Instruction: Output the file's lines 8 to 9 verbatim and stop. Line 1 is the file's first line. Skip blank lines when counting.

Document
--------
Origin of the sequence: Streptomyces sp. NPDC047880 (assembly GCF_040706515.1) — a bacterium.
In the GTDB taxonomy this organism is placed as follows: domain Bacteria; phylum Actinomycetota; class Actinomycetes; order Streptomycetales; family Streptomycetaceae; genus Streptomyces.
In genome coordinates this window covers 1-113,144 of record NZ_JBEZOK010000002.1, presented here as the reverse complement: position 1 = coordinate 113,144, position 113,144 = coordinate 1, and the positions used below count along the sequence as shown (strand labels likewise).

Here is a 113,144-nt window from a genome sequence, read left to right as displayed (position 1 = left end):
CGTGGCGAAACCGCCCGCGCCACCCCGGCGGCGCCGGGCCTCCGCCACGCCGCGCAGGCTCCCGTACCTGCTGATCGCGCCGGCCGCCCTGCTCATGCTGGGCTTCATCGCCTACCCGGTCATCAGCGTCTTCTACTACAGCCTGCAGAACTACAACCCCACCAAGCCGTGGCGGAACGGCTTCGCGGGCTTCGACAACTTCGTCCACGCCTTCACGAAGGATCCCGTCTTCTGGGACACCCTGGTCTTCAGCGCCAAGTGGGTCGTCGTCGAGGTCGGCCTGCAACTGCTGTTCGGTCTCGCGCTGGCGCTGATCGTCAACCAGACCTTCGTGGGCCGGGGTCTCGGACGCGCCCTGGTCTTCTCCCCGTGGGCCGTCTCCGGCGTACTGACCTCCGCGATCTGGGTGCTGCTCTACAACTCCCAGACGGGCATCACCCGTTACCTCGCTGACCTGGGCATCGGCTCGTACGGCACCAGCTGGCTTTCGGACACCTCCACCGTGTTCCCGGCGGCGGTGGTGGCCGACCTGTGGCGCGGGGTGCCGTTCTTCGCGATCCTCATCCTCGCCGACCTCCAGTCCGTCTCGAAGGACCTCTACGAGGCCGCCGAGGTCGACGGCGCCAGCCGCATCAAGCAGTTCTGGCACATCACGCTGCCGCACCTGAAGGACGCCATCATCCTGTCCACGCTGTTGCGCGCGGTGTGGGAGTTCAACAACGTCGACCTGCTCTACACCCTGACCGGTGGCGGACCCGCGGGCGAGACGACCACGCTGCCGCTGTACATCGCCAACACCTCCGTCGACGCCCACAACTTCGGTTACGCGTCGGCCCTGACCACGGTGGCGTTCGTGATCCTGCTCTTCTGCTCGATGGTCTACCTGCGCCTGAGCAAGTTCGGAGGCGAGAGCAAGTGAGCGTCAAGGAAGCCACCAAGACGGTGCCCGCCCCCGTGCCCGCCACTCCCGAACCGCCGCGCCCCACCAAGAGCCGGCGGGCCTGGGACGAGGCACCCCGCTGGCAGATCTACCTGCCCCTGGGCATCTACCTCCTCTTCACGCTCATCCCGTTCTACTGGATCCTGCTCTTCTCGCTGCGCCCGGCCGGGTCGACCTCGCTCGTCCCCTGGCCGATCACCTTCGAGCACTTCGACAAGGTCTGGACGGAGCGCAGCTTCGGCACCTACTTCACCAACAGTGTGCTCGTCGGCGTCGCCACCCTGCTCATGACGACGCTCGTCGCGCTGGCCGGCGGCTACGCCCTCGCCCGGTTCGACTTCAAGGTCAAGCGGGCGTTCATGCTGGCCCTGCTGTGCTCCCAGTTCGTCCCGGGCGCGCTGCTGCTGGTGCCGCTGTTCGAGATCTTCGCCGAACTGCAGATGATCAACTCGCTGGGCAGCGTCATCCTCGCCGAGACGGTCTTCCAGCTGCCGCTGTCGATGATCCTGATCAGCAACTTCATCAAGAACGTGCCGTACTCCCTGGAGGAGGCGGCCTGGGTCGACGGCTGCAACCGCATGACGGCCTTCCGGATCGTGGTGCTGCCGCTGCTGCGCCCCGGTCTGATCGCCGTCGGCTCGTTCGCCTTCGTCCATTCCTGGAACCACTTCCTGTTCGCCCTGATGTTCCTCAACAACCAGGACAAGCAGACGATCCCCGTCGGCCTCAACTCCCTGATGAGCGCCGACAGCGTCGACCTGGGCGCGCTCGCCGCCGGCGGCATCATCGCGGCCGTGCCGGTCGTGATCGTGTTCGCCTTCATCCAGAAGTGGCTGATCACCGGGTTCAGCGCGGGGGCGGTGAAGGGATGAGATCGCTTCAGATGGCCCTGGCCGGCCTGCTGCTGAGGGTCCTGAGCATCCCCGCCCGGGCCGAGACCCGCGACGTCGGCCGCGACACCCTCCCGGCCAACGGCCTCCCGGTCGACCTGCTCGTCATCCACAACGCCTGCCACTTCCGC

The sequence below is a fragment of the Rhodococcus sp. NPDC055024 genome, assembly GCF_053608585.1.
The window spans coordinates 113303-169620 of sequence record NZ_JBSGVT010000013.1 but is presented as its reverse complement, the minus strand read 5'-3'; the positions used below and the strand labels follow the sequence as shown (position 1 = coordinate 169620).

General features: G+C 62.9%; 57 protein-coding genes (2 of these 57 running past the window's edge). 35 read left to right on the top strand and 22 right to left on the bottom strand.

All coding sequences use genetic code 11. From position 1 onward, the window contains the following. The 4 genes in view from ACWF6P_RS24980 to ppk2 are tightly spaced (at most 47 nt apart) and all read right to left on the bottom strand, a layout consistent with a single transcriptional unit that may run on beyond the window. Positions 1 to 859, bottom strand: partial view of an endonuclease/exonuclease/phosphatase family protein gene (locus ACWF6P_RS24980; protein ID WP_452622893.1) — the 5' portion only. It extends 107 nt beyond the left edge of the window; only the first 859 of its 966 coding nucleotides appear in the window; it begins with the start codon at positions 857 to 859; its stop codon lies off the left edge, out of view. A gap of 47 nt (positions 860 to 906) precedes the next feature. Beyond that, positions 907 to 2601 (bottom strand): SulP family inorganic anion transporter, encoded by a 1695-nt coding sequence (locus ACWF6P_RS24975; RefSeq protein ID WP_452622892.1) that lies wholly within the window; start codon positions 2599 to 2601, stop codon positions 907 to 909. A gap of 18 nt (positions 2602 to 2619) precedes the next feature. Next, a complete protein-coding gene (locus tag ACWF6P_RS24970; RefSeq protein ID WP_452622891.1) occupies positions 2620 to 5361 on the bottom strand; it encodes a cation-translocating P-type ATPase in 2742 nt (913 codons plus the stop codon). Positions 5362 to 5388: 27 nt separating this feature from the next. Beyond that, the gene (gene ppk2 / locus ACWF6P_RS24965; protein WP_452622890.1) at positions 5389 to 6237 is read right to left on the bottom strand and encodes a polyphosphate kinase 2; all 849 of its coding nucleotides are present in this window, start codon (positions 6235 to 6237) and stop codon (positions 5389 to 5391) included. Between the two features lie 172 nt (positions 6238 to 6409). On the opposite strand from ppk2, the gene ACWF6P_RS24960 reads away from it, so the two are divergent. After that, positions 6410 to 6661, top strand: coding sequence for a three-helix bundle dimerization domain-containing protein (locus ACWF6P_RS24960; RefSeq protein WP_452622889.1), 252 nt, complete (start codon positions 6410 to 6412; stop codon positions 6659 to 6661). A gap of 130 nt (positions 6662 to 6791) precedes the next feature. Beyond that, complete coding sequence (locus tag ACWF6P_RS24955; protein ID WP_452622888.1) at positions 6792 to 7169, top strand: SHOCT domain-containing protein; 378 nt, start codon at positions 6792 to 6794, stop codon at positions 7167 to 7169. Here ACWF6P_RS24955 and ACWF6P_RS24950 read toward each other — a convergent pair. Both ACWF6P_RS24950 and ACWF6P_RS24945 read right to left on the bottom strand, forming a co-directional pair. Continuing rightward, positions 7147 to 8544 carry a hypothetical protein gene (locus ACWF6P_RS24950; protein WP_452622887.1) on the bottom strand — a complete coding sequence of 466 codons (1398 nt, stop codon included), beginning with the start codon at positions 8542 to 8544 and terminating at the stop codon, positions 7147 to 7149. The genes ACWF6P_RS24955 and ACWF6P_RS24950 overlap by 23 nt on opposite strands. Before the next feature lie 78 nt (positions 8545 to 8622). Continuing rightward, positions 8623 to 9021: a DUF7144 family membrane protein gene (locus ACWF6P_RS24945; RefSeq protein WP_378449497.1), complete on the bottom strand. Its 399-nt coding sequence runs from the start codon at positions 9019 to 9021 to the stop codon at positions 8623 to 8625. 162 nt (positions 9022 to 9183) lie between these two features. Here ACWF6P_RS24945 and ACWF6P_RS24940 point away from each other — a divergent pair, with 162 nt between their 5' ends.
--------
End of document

General features: G+C 62.9%; 57 protein-coding genes (2 of these 57 running past the window's edge). 35 read left to right on the top strand and 22 right to left on the bottom strand.

All coding sequences use genetic code 11. From position 1 onward, the window contains the following. The 4 genes in view from ACWF6P_RS24980 to ppk2 are tightly spaced (at most 47 nt apart) and all read right to left on the bottom strand, a layout consistent with a single transcriptional unit that may run on beyond the window. Positions 1 to 859, bottom strand: partial view of an endonuclease/exonuclease/phosphatase family protein gene (locus ACWF6P_RS24980; protein ID WP_452622893.1) — the 5' portion only. It extends 107 nt beyond the left edge of the window; only the first 859 of its 966 coding nucleotides appear in the window; it begins with the start codon at positions 857 to 859; its stop codon lies off the left edge, out of view. A gap of 47 nt (positions 860 to 906) precedes the next feature. Beyond that, positions 907 to 2601 (bottom strand): SulP family inorganic anion transporter, encoded by a 1695-nt coding sequence (locus ACWF6P_RS24975; RefSeq protein ID WP_452622892.1) that lies wholly within the window; start codon positions 2599 to 2601, stop codon positions 907 to 909. A gap of 18 nt (positions 2602 to 2619) precedes the next feature. Next, a complete protein-coding gene (locus tag ACWF6P_RS24970; RefSeq protein ID WP_452622891.1) occupies positions 2620 to 5361 on the bottom strand; it encodes a cation-translocating P-type ATPase in 2742 nt (913 codons plus the stop codon). Positions 5362 to 5388: 27 nt separating this feature from the next. Beyond that, the gene (gene ppk2 / locus ACWF6P_RS24965; protein WP_452622890.1) at positions 5389 to 6237 is read right to left on the bottom strand and encodes a polyphosphate kinase 2; all 849 of its coding nucleotides are present in this window, start codon (positions 6235 to 6237) and stop codon (positions 5389 to 5391) included. Between the two features lie 172 nt (positions 6238 to 6409). On the opposite strand from ppk2, the gene ACWF6P_RS24960 reads away from it, so the two are divergent. After that, positions 6410 to 6661, top strand: coding sequence for a three-helix bundle dimerization domain-containing protein (locus ACWF6P_RS24960; RefSeq protein WP_452622889.1), 252 nt, complete (start codon positions 6410 to 6412; stop codon positions 6659 to 6661). A gap of 130 nt (positions 6662 to 6791) precedes the next feature. Beyond that, complete coding sequence (locus tag ACWF6P_RS24955; protein ID WP_452622888.1) at positions 6792 to 7169, top strand: SHOCT domain-containing protein; 378 nt, start codon at positions 6792 to 6794, stop codon at positions 7167 to 7169. Here ACWF6P_RS24955 and ACWF6P_RS24950 read toward each other — a convergent pair. Both ACWF6P_RS24950 and ACWF6P_RS24945 read right to left on the bottom strand, forming a co-directional pair. Continuing rightward, positions 7147 to 8544 carry a hypothetical protein gene (locus ACWF6P_RS24950; protein WP_452622887.1) on the bottom strand — a complete coding sequence of 466 codons (1398 nt, stop codon included), beginning with the start codon at positions 8542 to 8544 and terminating at the stop codon, positions 7147 to 7149. The genes ACWF6P_RS24955 and ACWF6P_RS24950 overlap by 23 nt on opposite strands. Before the next feature lie 78 nt (positions 8545 to 8622). Continuing rightward, positions 8623 to 9021: a DUF7144 family membrane protein gene (locus ACWF6P_RS24945; RefSeq protein WP_378449497.1), complete on the bottom strand. Its 399-nt coding sequence runs from the start codon at positions 9019 to 9021 to the stop codon at positions 8623 to 8625. 162 nt (positions 9022 to 9183) lie between these two features. Here ACWF6P_RS24945 and ACWF6P_RS24940 point away from each other — a divergent pair, with 162 nt between their 5' ends.